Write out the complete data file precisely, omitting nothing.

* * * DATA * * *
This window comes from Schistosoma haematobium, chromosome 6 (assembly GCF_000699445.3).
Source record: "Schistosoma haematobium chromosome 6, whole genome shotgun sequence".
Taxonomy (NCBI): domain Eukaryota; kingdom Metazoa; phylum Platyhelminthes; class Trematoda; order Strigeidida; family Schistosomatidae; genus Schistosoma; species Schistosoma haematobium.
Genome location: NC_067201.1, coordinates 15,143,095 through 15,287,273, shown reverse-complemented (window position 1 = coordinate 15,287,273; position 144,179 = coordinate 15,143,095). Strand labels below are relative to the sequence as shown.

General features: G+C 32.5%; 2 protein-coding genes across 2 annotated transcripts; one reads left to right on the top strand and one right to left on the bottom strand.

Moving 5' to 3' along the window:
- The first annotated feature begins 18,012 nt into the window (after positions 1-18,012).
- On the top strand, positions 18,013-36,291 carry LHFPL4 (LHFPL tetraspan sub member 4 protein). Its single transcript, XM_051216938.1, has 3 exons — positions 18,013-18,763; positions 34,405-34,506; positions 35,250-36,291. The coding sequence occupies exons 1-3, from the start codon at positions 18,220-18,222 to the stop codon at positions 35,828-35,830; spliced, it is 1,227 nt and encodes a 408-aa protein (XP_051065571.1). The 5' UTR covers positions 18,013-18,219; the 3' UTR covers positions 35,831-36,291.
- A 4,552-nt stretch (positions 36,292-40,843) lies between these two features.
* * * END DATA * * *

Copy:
This window comes from Schistosoma haematobium, chromosome 6 (assembly GCF_000699445.3).
Source record: "Schistosoma haematobium chromosome 6, whole genome shotgun sequence".
Taxonomy (NCBI): domain Eukaryota; kingdom Metazoa; phylum Platyhelminthes; class Trematoda; order Strigeidida; family Schistosomatidae; genus Schistosoma; species Schistosoma haematobium.
Genome location: NC_067201.1, coordinates 15,143,095 through 15,287,273, shown reverse-complemented (window position 1 = coordinate 15,287,273; position 144,179 = coordinate 15,143,095). Strand labels below are relative to the sequence as shown.

General features: G+C 32.5%; 2 protein-coding genes across 2 annotated transcripts; one reads left to right on the top strand and one right to left on the bottom strand.

Moving 5' to 3' along the window:
- The first annotated feature begins 18,012 nt into the window (after positions 1-18,012).
- On the top strand, positions 18,013-36,291 carry LHFPL4 (LHFPL tetraspan sub member 4 protein). Its single transcript, XM_051216938.1, has 3 exons — positions 18,013-18,763; positions 34,405-34,506; positions 35,250-36,291. The coding sequence occupies exons 1-3, from the start codon at positions 18,220-18,222 to the stop codon at positions 35,828-35,830; spliced, it is 1,227 nt and encodes a 408-aa protein (XP_051065571.1). The 5' UTR covers positions 18,013-18,219; the 3' UTR covers positions 35,831-36,291.
- A 4,552-nt stretch (positions 36,292-40,843) lies between these two features.